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In Collaborative Workflows with InDesign and InCopy Anne-Marie Concepción shows how Adobe InCopy and InDesign work together, helping editors and designers collaborate on publications, and save time and money, with no additional hardware, software, or expensive publication management systems. This course shows how to set up for the workflow, how to address cross-platform Mac and Windows issues when working in a mixed environment, how to work with remote writers and designers, and how to integrate with Microsoft Word. Exercise files are included with the course.
When you're working in InCopy, you don't have to stick with the default interface that they give you. You can customize which panels appear in the dock, which panels are open and floating around, and what's in the toolbars. Remember that you have the complete list of all of the available panels and toolbars here under the Window menu, starting with the Assignments panel, so right underneath the separator bar, and going all the way down to Utilities. The ones with the check mark indicates ones that are currently open. So let's talk about different ways that you can maneuver the different toolbars and panels and then talk about how you can save your manipulations so that you can create the perfect, customized workspace for yourself.
First, let's take a look at the panel Dock. That's that area to the right over here. Remember, I talked about this in a previous video that you can collapse this panel just to the symbols and then expand it as the default, just the symbol and the name of the panel. And then you can also use the little button at the upper-right called Expand panels to show all the details of each of these panels. Then you just click on the tab to bring it to the front. This is probably most similar to Microsoft Word's Formatting palette. I am going to go ahead and collapse it.
Now, if you would like to see more than one panel at a time - remember only one panel can be active at a time - then what you need to do is drag the panel out and turn it into a floating panel, and that's really simple to do. You just drag from the tab name here, or in the panel when it's expanded, just drag it and you see that you can just detach it from the dock. Right, it's no longer here, now it's over here. Once you have a floating panel, you can click this little up and down triangle to the left of the tab name to change how much area it's showing.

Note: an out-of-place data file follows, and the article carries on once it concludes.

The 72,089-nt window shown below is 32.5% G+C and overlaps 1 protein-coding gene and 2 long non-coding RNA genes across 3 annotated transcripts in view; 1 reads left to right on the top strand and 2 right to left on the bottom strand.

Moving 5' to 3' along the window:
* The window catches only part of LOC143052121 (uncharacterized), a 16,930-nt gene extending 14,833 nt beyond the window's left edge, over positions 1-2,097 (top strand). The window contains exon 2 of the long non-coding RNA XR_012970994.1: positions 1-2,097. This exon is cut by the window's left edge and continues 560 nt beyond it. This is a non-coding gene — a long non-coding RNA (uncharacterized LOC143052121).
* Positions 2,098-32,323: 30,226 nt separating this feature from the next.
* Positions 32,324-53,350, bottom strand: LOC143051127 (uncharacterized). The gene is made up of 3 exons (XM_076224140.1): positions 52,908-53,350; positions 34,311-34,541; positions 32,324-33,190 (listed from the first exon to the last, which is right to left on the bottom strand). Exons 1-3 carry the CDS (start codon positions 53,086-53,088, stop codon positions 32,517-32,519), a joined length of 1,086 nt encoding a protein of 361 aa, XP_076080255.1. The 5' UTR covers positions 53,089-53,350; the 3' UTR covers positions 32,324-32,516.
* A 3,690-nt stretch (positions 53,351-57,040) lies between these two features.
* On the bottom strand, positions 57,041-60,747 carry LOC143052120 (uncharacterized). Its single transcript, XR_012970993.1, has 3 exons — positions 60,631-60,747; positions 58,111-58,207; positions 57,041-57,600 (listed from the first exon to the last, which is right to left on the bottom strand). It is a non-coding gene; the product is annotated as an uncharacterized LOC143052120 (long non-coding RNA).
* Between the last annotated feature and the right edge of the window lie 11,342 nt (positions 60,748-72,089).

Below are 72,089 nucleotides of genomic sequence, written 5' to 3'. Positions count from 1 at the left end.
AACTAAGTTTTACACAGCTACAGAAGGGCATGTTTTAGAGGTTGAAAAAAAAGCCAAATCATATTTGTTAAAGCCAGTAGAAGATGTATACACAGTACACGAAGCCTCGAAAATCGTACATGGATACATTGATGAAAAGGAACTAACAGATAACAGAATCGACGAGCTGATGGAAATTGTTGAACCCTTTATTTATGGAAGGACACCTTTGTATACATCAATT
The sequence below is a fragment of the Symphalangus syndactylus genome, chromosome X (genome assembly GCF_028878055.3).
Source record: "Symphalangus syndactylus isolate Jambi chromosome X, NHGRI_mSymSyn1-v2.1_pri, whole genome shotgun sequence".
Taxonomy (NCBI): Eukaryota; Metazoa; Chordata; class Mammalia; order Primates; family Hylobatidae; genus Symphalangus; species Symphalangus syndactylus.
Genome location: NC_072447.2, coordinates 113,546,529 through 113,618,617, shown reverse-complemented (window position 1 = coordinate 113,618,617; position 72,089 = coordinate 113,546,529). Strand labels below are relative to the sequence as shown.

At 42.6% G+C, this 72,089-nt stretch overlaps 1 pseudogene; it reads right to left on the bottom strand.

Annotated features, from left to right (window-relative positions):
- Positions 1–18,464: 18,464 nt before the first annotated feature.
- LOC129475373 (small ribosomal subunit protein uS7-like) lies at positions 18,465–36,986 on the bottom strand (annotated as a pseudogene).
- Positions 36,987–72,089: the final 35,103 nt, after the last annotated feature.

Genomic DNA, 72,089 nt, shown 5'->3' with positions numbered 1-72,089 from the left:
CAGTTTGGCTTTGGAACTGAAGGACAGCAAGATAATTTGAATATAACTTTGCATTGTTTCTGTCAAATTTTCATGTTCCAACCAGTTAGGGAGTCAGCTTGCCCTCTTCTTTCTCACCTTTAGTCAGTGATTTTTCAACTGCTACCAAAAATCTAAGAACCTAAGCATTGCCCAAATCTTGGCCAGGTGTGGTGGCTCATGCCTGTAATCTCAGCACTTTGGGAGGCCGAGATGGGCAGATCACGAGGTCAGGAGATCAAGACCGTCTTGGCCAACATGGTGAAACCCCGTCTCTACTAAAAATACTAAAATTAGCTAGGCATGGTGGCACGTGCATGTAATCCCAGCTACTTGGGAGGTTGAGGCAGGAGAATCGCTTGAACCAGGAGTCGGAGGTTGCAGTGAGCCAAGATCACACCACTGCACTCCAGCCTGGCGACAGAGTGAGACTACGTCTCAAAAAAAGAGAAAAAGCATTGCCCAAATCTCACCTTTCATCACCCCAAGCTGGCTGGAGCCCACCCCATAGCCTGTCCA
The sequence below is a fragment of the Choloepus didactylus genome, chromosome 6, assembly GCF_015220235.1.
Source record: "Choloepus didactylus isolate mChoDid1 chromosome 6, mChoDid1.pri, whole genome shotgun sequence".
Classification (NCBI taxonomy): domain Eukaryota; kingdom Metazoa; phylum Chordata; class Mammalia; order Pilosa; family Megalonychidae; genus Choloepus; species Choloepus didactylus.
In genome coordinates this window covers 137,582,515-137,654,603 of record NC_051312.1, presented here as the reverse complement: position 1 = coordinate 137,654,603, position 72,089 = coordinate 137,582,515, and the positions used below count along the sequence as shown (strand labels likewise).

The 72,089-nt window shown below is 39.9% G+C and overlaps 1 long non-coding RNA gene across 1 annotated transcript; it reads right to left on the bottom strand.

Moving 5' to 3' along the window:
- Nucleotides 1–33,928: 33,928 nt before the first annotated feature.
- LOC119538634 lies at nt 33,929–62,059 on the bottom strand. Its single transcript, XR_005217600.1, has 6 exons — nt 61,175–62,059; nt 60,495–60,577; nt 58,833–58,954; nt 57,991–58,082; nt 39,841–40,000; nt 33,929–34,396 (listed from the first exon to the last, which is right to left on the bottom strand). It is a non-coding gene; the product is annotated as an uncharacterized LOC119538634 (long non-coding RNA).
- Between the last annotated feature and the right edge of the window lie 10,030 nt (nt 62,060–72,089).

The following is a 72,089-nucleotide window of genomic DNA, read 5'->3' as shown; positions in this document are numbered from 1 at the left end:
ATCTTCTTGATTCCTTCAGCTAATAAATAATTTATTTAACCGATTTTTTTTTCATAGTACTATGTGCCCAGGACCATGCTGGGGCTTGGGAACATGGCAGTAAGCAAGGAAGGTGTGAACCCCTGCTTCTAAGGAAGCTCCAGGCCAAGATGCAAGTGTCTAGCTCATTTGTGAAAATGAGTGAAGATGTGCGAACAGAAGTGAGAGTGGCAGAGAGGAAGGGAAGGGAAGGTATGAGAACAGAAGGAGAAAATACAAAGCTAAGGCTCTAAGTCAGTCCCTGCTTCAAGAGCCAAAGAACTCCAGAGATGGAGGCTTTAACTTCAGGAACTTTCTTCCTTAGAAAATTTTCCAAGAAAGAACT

So, this doesn't work for every panel, but for a lot of the panels they have three views: Full, and Abbreviated and Collapsed. All right, so, for example, I might always be going into the Styles panels, so I want to keep the two styles for Character Styles and Paragraph Styles panels open and floating. So what I am going to do is put the Paragraphs panel back into the panel dock, so I am just going to drag from its little title area, that dark gray area, or from the tab name, and hover over the dock. And do you see this blue line appearing? That's how you put panels back into the dock.
So, I'll put right back here. Now what I really want is I want to have paragraph styles out, and now we have what's call like a little floating island. We can expand it and collapse it. So you can even expand and collapse floating panels. There is Paragraph Styles and Character Styles, and we'll expand that one as well. And you can attach one to the bottom of the other, so that now they kind of float on their own, which is just kind of cool. And you can still collapse each one.